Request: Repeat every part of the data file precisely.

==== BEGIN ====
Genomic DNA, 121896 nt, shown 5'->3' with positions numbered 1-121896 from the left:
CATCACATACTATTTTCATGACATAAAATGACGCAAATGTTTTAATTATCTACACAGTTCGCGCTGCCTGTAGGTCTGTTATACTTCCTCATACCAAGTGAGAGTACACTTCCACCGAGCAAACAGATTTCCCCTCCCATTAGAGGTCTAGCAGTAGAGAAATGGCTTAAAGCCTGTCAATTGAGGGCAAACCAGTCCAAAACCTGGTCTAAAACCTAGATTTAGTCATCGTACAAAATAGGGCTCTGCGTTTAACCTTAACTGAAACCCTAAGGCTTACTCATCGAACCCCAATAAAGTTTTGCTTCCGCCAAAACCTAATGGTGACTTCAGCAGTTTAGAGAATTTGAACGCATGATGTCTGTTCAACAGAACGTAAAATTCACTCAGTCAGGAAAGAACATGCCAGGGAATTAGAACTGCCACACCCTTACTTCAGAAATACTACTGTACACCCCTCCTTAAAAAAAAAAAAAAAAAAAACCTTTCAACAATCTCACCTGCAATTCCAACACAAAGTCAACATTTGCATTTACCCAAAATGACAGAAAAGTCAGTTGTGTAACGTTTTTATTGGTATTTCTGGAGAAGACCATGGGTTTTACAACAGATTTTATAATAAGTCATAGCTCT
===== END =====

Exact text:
Genomic DNA, 121896 nt, shown 5'->3' with positions numbered 1-121896 from the left:
CATCACATACTATTTTCATGACATAAAATGACGCAAATGTTTTAATTATCTACACAGTTCGCGCTGCCTGTAGGTCTGTTATACTTCCTCATACCAAGTGAGAGTACACTTCCACCGAGCAAACAGATTTCCCCTCCCATTAGAGGTCTAGCAGTAGAGAAATGGCTTAAAGCCTGTCAATTGAGGGCAAACCAGTCCAAAACCTGGTCTAAAACCTAGATTTAGTCATCGTACAAAATAGGGCTCTGCGTTTAACCTTAACTGAAACCCTAAGGCTTACTCATCGAACCCCAATAAAGTTTTGCTTCCGCCAAAACCTAATGGTGACTTCAGCAGTTTAGAGAATTTGAACGCATGATGTCTGTTCAACAGAACGTAAAATTCACTCAGTCAGGAAAGAACATGCCAGGGAATTAGAACTGCCACACCCTTACTTCAGAAATACTACTGTACACCCCTCCTTAAAAAAAAAAAAAAAAAAAACCTTTCAACAATCTCACCTGCAATTCCAACACAAAGTCAACATTTGCATTTACCCAAAATGACAGAAAAGTCAGTTGTGTAACGTTTTTATTGGTATTTCTGGAGAAGACCATGGGTTTTACAACAGATTTTATAATAAGTCATAGCTCT